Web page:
Monday, April 25, 2011

In response to first food insecurity project training session

Walking away from the first focus group and training session, I was especially surprised by the ways in which, through means of our brief 2 hours session, the attendees had begun to build a sense of camaraderie. Immediately upon entering the room, one participant recognized another from receiving services at the food pantry. Spawning from their acquaintanceship, a number of participants then began to share advice about receiving services, such as what pantries were open at particular times and locations. Others ended the evening by offering a ride home to an attendee that had missed the bus. I have written in my project journal about an emerging theme of selflessness and gratitude in my interviews, and being witness to such acts verifies my prior assertions. Particularly, a common critique relates to the ability of the food assistance system to provide enough quality food to all patrons in need. Getting access to food is a personalized need, basic to one’s survival. Despite the personal nature of this critique (I need food, they don’t have enough food for me), many individuals discuss situations where they believe that others are in more dire need of food than themselves (children, elderly who cannot visit food pantries or kitchens). This shifts the experience of needing food away from the individual. In sharing one’s experience about accessing food, a communicative tension is crafted between such services relieving a personal need verses a collective need. In the context of the focus group session, while individuals were ultimately in attendance to receive personal monetary compensation, the act of being together as a collective spawned the forming of a community where selfless acts of sharing information and services was of primary interest.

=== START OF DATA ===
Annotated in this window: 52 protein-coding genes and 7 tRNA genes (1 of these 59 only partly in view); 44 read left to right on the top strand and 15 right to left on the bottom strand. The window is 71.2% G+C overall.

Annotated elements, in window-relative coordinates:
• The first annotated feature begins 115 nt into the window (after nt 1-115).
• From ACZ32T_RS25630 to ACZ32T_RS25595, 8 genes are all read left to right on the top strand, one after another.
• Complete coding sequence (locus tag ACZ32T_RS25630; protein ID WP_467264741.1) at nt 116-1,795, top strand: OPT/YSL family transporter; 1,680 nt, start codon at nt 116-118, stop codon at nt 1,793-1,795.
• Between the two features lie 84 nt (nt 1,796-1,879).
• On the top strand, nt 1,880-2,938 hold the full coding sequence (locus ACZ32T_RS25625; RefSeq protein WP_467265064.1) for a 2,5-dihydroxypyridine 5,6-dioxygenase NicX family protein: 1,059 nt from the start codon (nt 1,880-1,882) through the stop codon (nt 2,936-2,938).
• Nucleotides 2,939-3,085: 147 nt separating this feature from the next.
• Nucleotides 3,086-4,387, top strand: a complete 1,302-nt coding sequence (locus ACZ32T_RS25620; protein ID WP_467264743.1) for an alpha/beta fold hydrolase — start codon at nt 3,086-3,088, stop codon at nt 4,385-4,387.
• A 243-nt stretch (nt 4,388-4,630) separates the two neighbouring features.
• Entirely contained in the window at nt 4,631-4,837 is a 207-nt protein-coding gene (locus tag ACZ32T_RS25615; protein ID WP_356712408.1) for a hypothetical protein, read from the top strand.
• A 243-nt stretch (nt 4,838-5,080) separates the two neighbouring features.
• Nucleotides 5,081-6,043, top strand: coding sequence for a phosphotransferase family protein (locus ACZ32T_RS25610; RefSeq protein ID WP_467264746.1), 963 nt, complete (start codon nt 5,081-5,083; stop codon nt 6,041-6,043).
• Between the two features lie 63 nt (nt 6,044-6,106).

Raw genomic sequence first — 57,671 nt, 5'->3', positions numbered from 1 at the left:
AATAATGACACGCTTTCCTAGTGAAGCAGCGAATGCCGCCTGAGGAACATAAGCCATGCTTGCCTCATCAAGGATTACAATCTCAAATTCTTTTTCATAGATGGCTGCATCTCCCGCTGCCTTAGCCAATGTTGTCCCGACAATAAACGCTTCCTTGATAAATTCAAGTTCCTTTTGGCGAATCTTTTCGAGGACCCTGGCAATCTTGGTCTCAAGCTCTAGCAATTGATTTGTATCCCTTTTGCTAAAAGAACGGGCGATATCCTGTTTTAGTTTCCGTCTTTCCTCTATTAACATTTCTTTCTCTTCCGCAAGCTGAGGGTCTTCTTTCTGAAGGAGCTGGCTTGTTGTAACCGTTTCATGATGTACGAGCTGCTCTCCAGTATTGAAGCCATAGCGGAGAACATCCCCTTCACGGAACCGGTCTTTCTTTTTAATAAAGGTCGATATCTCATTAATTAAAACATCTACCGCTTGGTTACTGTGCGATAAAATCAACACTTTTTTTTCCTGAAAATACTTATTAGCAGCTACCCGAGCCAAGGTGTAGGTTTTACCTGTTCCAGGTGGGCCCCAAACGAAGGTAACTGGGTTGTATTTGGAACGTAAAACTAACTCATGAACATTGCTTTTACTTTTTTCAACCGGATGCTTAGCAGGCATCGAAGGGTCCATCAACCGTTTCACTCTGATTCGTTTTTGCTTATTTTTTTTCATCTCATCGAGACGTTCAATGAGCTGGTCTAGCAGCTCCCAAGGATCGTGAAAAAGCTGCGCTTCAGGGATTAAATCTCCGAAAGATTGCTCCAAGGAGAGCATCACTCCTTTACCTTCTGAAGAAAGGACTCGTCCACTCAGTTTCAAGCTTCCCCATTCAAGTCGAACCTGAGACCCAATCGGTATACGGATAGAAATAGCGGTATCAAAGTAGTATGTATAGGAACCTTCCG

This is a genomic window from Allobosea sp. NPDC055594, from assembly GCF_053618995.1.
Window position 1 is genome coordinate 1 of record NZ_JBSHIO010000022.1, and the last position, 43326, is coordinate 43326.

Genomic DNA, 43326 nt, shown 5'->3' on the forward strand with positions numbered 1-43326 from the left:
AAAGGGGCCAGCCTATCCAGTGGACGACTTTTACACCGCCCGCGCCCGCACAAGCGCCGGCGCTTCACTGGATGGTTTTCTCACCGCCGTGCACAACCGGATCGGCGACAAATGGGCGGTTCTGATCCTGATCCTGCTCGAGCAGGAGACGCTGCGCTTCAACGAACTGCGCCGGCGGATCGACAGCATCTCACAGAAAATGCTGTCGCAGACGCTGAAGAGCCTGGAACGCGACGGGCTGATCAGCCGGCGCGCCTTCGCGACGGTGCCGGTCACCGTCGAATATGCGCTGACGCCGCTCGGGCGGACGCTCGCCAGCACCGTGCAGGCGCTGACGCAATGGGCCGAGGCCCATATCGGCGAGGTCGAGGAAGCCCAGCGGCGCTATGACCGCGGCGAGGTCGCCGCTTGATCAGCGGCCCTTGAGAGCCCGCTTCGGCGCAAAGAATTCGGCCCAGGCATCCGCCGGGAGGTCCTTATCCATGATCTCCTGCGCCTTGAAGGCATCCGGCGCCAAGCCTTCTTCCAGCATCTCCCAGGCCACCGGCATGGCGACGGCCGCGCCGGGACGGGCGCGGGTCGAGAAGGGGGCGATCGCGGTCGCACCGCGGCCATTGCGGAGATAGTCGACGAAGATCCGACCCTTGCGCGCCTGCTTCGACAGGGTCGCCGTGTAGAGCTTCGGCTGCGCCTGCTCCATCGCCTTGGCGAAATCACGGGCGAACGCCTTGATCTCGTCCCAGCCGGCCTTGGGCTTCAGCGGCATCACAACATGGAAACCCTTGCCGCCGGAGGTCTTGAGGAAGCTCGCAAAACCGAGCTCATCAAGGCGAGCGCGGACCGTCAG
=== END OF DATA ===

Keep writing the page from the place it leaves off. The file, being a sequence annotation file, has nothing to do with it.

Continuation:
Ultimately, I was overwhelmed with excitement (and some preparation anxiety) for what was to come of our project. The conversions about barriers of access were disheartening at minimum, but they did provide an excellent amount of empirical justification for our claims through means of dynamic, evolving group consensus. It was outstanding to see what group synergy really looks like at play! There were numerous times where individuals were talking over one another, and while some would stand, others would shout in agreement. There was little shared in relation to suggestions for the project’s direction, which was a bit disappointing, but the conversations did shed light on the most mutually meaningful definitions of the food insecurity problems in this community as articulated by actual voices of food insecure. Vocalizing their problems as part of the training workshop seemed to give a sense of personal legitimacy to what these individuals were experiencing. It left no questions in my mind regarding the communicative potential that a group of passionate individuals could have once brought together as a collective. And, it was especially moving to see the foundations of culture-centered work at play in a real project.

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